We Were There, Too:
Archaeology of an African- American Family in Sacramento, California

The following report was prepared by the Anthropological Studies Center in 1992. The 136 page printed report has been split into six PDF files to make downloading easier.

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~ Abstract ~

Thomas Cook and his wife escaped slavery by taking the Underground Railroad to Canada prior to the Civil War. In the early 1870s, the family pursued visions of a better life to California, eventually settling in Sacramento. In 1901 the Cook family lived on the alley at 1418-1/2 J Street; Thomas Cook and one son worked as barbers; a daughter worked as a dressmaker. Ninety years later, prior to the construction of an addition to the City's Community/Convention Center, personnel of the Anthropological Studies Center, Sonoma State University, excavated a privy filled with artifacts associated with the Cooks. This monograph presents all of the historical, archaeological, artifactual, and contextual information connected with this site, which is one of the first urban African-American sites excavated in California, if not in the western states generally. The goal of this report is to present the data as a comparative collection. The authors plan to publish further analyses of the Cook site in the future and welcome comments and suggestions on the avenues for this research.


Archaeologists have added a great deal to our understanding of the grim history of enslaved African Americans in the antebellum South. However, the story of blacks who traveled to the cities of the Far West - both free and as escaped slaves - has yet to be told. Although the advancement of African Americans in the urban West was limited by a racist structure, they nonetheless created a sophisticated and urbane culture.

The archaeological remains left by Thomas Cook and his family reflect the household members' daily lives. Archaeological evidence suggests that family members carried on their high status occupations at home during off hours, thereby circumventing the public ban on serving both black and white clientele. A comparison of the Cook assemblage with that of a nearby white household shows similarities that mask the gulf that must have existed between these peoples' lives in early 20th-century Sacramento. The effects of racism, as well as the family's responses to it, can be seen in the archaeological remains left by the Thomas Cook family.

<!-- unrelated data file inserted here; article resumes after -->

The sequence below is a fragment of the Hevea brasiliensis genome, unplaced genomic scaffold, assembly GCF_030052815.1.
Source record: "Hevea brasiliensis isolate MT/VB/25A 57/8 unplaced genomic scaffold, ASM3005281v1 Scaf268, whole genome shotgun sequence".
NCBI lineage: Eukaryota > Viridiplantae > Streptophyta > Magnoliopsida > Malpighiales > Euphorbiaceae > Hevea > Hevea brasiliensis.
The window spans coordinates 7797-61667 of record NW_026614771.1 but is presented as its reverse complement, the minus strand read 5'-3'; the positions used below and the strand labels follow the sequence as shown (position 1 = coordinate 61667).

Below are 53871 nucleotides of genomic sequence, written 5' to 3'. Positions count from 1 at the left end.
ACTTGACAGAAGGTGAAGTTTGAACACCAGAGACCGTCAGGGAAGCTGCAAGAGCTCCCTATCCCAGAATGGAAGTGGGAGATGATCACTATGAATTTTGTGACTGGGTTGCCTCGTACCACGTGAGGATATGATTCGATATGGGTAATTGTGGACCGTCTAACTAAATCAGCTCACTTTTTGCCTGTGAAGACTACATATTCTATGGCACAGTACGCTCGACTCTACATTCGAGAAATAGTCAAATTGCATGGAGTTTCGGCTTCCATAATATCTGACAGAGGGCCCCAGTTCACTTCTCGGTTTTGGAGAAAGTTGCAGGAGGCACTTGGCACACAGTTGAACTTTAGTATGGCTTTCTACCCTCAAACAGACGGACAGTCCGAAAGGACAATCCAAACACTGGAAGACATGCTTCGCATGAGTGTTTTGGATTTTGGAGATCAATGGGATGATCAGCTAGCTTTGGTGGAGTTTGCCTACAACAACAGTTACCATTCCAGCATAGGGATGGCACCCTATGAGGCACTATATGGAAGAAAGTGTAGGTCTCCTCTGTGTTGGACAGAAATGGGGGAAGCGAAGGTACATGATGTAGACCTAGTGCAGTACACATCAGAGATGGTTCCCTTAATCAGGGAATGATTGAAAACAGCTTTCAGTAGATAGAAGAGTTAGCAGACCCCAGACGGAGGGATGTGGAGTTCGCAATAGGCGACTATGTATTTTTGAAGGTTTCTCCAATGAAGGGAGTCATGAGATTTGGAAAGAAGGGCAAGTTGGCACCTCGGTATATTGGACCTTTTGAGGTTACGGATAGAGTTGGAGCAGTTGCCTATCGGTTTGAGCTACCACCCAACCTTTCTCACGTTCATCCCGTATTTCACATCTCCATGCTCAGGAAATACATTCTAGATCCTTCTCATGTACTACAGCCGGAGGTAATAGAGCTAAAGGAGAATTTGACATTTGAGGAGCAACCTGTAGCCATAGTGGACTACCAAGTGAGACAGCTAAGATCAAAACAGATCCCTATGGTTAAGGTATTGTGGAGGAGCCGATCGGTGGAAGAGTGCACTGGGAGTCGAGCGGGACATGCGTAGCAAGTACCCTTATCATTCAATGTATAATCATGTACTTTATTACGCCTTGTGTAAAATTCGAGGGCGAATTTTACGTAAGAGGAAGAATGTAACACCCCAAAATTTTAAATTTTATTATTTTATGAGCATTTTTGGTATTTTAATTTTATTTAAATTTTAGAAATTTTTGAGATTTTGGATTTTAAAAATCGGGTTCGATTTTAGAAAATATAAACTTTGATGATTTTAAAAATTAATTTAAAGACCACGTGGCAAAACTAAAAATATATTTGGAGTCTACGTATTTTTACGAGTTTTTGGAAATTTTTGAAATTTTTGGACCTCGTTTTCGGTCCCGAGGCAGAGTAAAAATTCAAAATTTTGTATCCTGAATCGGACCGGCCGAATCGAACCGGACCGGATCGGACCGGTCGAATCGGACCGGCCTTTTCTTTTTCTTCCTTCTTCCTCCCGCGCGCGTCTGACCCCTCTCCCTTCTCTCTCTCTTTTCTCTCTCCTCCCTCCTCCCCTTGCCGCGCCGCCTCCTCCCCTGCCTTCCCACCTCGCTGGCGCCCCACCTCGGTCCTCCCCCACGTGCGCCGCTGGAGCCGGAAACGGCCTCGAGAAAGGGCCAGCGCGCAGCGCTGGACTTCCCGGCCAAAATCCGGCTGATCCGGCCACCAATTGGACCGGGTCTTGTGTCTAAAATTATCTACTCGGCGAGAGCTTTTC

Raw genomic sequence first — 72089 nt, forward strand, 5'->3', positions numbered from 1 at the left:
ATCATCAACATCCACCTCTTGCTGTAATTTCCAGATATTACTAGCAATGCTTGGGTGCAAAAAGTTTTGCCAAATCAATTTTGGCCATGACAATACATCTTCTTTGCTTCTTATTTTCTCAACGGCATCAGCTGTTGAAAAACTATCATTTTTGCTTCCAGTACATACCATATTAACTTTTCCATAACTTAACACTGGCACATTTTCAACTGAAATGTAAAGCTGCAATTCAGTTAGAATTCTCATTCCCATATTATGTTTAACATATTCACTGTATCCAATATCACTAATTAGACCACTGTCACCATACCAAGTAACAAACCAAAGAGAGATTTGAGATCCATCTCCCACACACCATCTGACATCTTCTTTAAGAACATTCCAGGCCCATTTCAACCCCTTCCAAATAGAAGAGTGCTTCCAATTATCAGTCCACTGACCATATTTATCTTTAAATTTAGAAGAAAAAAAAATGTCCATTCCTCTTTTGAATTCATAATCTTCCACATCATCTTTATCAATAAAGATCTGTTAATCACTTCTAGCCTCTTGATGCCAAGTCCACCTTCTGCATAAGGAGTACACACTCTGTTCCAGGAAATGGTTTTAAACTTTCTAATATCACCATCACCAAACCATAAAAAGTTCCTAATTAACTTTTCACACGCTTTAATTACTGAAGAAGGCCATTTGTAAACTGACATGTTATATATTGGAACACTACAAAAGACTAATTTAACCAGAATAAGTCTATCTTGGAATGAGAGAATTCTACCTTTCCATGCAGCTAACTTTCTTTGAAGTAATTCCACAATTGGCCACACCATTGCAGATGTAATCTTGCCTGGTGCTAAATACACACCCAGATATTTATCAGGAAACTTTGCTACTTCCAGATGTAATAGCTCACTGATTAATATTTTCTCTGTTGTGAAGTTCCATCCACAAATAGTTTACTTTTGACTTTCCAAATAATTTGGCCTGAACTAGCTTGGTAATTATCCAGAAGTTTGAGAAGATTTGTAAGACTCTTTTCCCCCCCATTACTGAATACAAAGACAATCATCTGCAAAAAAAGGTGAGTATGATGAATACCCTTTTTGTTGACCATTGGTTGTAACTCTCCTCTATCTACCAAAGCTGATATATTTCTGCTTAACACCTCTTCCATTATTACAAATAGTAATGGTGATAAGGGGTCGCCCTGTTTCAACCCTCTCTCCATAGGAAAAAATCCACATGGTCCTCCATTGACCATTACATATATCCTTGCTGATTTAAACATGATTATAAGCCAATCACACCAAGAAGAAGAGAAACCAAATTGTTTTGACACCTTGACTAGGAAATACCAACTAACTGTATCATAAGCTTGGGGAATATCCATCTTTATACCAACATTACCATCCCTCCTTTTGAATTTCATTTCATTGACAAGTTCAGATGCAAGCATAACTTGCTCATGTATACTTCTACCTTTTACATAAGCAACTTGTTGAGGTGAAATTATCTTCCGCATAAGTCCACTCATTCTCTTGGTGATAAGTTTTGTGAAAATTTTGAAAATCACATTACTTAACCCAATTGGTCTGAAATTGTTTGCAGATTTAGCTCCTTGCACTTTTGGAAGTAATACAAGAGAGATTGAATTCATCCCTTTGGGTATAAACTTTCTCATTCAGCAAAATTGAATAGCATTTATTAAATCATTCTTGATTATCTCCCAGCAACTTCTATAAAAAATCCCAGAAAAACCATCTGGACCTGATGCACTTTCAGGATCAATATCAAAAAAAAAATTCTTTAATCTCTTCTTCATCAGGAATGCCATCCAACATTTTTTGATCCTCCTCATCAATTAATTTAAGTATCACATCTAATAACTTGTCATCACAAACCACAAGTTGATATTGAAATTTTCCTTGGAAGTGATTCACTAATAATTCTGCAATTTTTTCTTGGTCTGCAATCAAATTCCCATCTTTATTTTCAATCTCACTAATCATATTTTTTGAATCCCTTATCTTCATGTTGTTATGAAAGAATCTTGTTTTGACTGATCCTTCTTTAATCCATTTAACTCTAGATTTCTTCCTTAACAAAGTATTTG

More on this subject...
book
FROM SLAVERY TO FREEDOM: Archaeology of an African-American Family in Sacramento, California
From Slavery to Freedom.pdf (60KB)


(Paper presented at 1994 Annual Meeting of the Society for Historical Archaeology)

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Part1.pdf
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Part2.pdf
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Table of Contents

Text

Page #

ABSTRACT

iii
ACKNOWLEDGEMENTS

v
CHAPTER 1: BACKGROUND
Previous Archaeological Research
Project History
Historical Background
1
 
CHAPTER 2: FINDINGS
History
Archaeology
Artifacts
Mammalian Faunal Remains
Fish Remains
11
 
CHAPTER 3: DISCUSSION
African-American Barbers and Dressmakers
Material culture of an African-American Family in Sacramento
The Question of Meaning
109
 

REFERENCES

125
 

LIST OF MAPS

Map 1: Study Area Location
8
Map 2: Test Locations
9
Map 3: Archaeological Features on 1895 Map
34
Map 4: 1915 Sanborn Map
35
Map 5: Study Area
36
Map 6: Feature 3, Plan View
37
 
LIST OF TABLES
Table 1: Summary of Documentary Data for 1418 and 1418-1/2 J Street
38
Table 2: Layer 31 Artifact Description
40
Table 3: Layer 32-36 Artifact Description
44
Table 4: Layer 37 Artifact Description
87
Table 5: Layer 38 Artifact Description
88
Table 6: Layer 39 Artifact Description
91
Table 7: Date and Origin of Marked Items
93
Table 8: Feature 3 Tableware
94
Table 9: Gender-specific Fasteners
95
Table 10: Bone Counts and Weights for Each Taxa
96
Table 11: Relative Frequencies of Three Types of Butchering Marks
96
Table 12: Comparison of Percent Contributions of Beef, Pork, and Mutton
97
Table 13: Relative Abundance of Meat Cuts
98
Table 14: Relative Abundance of Meat Cuts Used for Different Purposes
99
Table 15: Bone Counts and Weights of Selected Taxa for each Layer by Species
99
Table 16: Feature 3 Fish Remains
100
Table 17: Summary of Tableware, Feature 8 and Feature 3
118
Table 18: Summary of Mary Collins Feature 8 and Thomas Collins Feature 3
119
 
LIST OF FIGURES
Figure 1: Profile through Feature 3
101
Figure 2: Clothing and Jewelry
102
Figure 3: Dolls
103
Figure 4: Containers and Stoppers
104
Figure 5: Relative Abundance of Meat Cuts by value
105
Figure 6: Value of Beef Cuts by Layer
106
Figure 7: Proportion of Beef Steaks by Layer
107
Figure 8: Pie Charts, Artifact Summary by Functional Category
121
Figure 9: Pie Charts, Beef-cut Price Ranges
122
Figure 10: Pie Charts, Beef-cut Yield Ranges
123
Figure 11: Bar Graph, Beef-cut Prices
124
Figure 12: Bar Graph, Beef-cut Yield
124

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